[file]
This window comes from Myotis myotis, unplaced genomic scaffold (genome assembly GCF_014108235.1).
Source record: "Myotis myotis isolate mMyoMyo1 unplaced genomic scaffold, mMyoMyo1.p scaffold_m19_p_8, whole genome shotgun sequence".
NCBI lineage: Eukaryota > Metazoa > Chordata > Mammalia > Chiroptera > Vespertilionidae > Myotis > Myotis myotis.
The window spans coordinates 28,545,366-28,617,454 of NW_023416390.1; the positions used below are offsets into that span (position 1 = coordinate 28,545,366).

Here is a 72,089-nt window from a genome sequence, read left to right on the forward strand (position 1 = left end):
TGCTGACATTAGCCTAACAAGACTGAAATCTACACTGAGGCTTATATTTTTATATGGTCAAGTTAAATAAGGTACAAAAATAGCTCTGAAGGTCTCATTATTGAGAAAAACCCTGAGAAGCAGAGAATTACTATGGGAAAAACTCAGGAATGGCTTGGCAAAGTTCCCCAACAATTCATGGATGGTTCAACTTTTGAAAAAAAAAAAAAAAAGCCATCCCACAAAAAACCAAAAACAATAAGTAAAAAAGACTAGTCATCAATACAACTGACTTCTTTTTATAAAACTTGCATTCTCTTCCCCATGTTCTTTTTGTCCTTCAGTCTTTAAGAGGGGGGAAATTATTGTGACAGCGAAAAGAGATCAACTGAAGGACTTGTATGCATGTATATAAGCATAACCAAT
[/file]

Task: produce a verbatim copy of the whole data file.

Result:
This window comes from Myotis myotis, unplaced genomic scaffold (genome assembly GCF_014108235.1).
Source record: "Myotis myotis isolate mMyoMyo1 unplaced genomic scaffold, mMyoMyo1.p scaffold_m19_p_8, whole genome shotgun sequence".
NCBI lineage: Eukaryota > Metazoa > Chordata > Mammalia > Chiroptera > Vespertilionidae > Myotis > Myotis myotis.
The window spans coordinates 28,545,366-28,617,454 of NW_023416390.1; the positions used below are offsets into that span (position 1 = coordinate 28,545,366).

Here is a 72,089-nt window from a genome sequence, read left to right on the forward strand (position 1 = left end):
TGCTGACATTAGCCTAACAAGACTGAAATCTACACTGAGGCTTATATTTTTATATGGTCAAGTTAAATAAGGTACAAAAATAGCTCTGAAGGTCTCATTATTGAGAAAAACCCTGAGAAGCAGAGAATTACTATGGGAAAAACTCAGGAATGGCTTGGCAAAGTTCCCCAACAATTCATGGATGGTTCAACTTTTGAAAAAAAAAAAAAAAAGCCATCCCACAAAAAACCAAAAACAATAAGTAAAAAAGACTAGTCATCAATACAACTGACTTCTTTTTATAAAACTTGCATTCTCTTCCCCATGTTCTTTTTGTCCTTCAGTCTTTAAGAGGGGGGAAATTATTGTGACAGCGAAAAGAGATCAACTGAAGGACTTGTATGCATGTATATAAGCATAACCAAT